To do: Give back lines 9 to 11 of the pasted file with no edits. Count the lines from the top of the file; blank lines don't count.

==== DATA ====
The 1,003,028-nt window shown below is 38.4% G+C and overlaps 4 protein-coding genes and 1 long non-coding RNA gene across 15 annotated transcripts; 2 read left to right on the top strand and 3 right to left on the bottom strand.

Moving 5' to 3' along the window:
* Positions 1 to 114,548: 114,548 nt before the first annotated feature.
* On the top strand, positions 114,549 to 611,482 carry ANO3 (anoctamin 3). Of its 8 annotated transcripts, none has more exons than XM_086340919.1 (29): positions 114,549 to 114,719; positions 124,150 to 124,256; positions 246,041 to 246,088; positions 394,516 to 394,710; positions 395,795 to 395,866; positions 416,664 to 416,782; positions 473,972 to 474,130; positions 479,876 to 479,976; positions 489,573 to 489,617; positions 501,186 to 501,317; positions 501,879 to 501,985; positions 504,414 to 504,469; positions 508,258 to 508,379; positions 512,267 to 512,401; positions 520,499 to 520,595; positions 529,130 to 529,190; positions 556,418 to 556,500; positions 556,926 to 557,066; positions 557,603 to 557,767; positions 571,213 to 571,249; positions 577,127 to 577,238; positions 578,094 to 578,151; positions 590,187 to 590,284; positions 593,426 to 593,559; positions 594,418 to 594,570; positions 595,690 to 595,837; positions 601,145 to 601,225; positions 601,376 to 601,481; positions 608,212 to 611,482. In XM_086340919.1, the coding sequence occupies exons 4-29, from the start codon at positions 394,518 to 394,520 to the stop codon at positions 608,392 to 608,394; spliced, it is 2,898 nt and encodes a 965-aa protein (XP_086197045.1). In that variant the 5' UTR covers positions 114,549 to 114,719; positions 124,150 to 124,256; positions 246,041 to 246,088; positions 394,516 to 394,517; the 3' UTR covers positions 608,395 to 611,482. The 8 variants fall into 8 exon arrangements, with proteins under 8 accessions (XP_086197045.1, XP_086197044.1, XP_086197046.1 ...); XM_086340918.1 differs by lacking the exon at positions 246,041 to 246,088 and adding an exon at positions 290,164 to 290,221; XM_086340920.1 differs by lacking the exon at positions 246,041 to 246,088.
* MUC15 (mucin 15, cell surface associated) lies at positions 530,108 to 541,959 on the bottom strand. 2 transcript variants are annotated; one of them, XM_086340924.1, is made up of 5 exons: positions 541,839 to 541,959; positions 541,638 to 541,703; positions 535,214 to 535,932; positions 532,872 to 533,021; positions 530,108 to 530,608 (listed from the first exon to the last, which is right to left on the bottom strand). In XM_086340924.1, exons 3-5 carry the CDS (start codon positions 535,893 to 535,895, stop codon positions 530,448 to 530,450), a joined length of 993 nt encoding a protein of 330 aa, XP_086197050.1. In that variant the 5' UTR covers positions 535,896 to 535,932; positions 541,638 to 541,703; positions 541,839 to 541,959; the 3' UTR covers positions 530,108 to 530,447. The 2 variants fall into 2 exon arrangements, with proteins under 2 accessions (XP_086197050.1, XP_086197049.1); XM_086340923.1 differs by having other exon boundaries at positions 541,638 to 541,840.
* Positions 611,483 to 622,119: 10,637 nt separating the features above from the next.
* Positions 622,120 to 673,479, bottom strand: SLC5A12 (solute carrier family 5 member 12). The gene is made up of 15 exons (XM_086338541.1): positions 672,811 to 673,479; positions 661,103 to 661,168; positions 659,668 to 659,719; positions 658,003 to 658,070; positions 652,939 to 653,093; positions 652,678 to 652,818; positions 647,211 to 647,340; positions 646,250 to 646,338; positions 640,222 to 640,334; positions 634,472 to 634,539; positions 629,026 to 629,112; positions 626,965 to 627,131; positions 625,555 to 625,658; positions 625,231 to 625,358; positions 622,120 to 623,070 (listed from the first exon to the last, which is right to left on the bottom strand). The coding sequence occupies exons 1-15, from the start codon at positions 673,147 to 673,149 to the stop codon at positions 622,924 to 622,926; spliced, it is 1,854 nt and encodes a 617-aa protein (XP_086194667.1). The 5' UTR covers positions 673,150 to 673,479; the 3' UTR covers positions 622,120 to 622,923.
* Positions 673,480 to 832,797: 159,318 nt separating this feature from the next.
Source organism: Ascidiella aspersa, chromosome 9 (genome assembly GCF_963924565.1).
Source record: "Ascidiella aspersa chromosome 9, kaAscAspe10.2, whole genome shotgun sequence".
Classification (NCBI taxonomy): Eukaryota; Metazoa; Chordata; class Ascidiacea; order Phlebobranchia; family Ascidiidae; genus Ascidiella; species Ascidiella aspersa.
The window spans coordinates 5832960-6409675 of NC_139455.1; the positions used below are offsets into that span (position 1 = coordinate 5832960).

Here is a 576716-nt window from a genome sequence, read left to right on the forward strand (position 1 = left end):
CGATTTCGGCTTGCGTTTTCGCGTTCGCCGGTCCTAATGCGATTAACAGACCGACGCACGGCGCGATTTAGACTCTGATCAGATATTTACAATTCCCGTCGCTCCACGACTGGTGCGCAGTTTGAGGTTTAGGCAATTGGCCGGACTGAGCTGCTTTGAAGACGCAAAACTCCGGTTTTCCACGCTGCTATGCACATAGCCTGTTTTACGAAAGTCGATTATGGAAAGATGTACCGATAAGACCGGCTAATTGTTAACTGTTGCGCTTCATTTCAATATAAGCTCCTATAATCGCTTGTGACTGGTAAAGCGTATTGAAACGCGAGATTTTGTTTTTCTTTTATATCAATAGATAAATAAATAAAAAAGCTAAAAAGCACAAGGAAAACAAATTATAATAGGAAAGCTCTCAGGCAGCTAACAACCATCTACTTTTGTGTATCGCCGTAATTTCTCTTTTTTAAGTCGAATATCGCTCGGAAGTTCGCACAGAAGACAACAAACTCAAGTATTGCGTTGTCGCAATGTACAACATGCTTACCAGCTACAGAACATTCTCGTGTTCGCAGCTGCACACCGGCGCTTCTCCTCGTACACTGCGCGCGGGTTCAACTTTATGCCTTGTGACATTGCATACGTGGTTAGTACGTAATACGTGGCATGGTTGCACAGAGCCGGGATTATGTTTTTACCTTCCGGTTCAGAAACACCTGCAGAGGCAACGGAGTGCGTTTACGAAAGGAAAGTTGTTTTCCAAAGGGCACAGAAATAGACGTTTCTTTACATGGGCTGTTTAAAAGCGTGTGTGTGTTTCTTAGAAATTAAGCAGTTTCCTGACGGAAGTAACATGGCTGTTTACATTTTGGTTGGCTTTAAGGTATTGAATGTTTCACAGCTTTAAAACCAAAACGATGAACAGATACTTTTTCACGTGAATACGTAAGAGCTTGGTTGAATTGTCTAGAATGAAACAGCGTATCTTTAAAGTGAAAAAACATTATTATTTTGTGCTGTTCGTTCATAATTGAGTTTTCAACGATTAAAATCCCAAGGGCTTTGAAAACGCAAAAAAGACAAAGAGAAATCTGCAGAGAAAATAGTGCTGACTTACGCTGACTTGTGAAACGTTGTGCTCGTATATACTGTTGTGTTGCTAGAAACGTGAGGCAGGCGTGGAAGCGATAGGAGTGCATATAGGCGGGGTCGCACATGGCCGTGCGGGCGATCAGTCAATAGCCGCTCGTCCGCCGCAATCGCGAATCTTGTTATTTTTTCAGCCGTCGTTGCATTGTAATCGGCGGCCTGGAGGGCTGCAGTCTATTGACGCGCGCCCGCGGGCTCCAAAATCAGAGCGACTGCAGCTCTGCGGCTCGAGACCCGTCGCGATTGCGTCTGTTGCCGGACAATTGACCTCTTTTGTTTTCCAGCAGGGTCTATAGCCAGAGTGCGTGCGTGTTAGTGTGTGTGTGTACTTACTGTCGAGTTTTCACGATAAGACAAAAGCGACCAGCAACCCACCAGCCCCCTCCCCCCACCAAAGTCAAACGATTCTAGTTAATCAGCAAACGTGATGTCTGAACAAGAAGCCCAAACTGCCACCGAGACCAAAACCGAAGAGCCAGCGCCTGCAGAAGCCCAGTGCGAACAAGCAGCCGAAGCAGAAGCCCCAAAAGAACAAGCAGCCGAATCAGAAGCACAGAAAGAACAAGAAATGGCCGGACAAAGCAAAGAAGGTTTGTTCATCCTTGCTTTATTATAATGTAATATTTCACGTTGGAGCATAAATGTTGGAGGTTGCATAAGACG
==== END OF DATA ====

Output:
Source organism: Ascidiella aspersa, chromosome 9 (genome assembly GCF_963924565.1).
Source record: "Ascidiella aspersa chromosome 9, kaAscAspe10.2, whole genome shotgun sequence".
Classification (NCBI taxonomy): Eukaryota; Metazoa; Chordata; class Ascidiacea; order Phlebobranchia; family Ascidiidae; genus Ascidiella; species Ascidiella aspersa.